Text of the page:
Unless you are in a region where you can get limestone readily then you'll have to make an alkali solution from wood ash. You can look online on how to make soap from wood ashes and the alkali water you would mix with the fat would also be useful for nixtamalization. So you get two handy uses from running the water through your fire ash.

Of course it is just easier to have slaked lime on hand, but I was referring to when supplies are gone. For your lime storage I suggest storing it in 5gal plastic buckets with an o-ring seal so it doesn't have fresh air constantly mixing with it.
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Old 08-13-2019, 05:16 PM
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As itís just me and my wife, we simple dry both dent and flint (for hominy) on the cob till it lets loose by hand twisting the cob. A little more drying in the greenhouse, then winnow it & toss it in gallon big mouth jars. All set for bread, muffins, tamales, pancake, any recipe calling form corn meal.
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Old 08-13-2019, 06:29 PM
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For seed you just want it dry and safe from bugs and rodents. Same for chicken and turkey feed, but it should be cracked first. Old farmers had a hammer mill for this. Deer, goats and larger livestock can eat it uncracked. For Tamales and grits you want a rough grind. For tortillas and cornbread etc. you want a fine flour grind. Dried corn and dry beans are very hard on a flour mill meant for wheat so either get a tough one, or extra grinding plates. Soaked corn can be ground much easier in a table-top meat grinder.
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Old 08-13-2019, 06:32 PM
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https://en.wikipedia.org/wiki/Nixtamalization#History
Of course it is just easier to have slaked lime on hand, but I was referring to when supplies are gone. For your lime storage I suggest storing it in 5gal plastic buckets with an o-ring seal so it doesn't have fresh air constantly mixing with it.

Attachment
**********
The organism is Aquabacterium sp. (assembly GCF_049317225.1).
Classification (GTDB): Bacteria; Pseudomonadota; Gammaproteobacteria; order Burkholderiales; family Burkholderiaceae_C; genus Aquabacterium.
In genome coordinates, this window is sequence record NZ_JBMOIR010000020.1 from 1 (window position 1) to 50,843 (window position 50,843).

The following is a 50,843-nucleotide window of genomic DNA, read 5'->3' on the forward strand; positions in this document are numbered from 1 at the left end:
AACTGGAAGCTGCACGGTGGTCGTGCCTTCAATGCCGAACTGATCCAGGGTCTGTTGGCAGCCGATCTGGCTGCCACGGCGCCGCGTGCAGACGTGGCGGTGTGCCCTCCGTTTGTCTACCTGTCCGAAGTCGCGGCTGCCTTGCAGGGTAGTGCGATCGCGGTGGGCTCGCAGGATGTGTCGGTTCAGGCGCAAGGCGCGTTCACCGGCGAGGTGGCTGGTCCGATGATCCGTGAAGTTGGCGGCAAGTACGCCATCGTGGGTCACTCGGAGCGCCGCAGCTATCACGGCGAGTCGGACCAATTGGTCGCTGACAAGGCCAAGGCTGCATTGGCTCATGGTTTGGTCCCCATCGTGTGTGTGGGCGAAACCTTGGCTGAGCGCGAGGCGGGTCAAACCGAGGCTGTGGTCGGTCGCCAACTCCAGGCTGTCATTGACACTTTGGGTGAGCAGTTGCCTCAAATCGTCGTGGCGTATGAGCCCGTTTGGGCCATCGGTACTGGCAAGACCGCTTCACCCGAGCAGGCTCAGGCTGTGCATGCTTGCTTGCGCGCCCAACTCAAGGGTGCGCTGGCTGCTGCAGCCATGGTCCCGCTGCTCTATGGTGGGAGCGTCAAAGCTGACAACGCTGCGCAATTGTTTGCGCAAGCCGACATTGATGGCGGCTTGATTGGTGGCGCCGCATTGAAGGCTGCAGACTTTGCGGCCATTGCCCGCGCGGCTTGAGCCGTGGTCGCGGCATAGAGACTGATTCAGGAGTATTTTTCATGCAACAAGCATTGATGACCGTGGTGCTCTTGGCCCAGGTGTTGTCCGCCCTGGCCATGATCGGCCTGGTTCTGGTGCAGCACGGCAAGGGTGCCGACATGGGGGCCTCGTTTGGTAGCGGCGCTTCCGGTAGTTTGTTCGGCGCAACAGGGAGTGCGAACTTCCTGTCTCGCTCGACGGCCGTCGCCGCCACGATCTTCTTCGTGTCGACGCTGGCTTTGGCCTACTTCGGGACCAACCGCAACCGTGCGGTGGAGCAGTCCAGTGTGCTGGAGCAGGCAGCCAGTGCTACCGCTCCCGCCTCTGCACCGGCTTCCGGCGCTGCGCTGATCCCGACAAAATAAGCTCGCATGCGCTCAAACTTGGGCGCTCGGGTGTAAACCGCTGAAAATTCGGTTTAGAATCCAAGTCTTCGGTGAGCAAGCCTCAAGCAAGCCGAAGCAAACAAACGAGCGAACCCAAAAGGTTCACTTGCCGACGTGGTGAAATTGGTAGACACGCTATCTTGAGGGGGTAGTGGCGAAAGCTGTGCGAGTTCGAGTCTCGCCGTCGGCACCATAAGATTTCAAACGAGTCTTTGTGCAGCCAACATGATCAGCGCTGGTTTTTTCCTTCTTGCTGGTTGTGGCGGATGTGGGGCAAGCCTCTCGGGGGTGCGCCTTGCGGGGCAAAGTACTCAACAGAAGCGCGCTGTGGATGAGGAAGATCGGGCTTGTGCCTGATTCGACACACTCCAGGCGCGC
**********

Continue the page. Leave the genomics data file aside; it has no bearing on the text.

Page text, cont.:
How does corn bread get around the nixtamalization issue?
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Old 08-13-2019, 06:44 PM
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How does corn bread get around the nixtamalization issue?
There's no connection at all.
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Old 08-13-2019, 06:58 PM
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How does corn bread get around the nixtamalization issue?
It doesn't. If your entire diet is corn bread you will get pellagra. Corn meal is gritty and kind of sand like, it doesn't stick together well and you can't really make a dough of it, more a batter. Nixtamilized corn is much stickier and holds together much better, that is why you can make tortillas from it. Although it isn't nearly as sticky or holds together as well as a wheat flour.
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Old 08-13-2019, 07:40 PM
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How does corn bread get around the nixtamalization issue?
^^^^What they said.
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Old 08-14-2019, 09:49 PM
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field corn makes a reasonable roastanear if picked early,as a youngster i would pick the ears when they was about size of your finger and eat them raw cob and all,they are pretty sweet at that stage,once ready for harvest and dry,throw the kernals in a big hot cast iron skillet with just a smear of lard or bacon grease intill browned,stir constantly, then rough grind,you can eat that way or boil until semi soft tastes a lot like grits boiled and is very filling..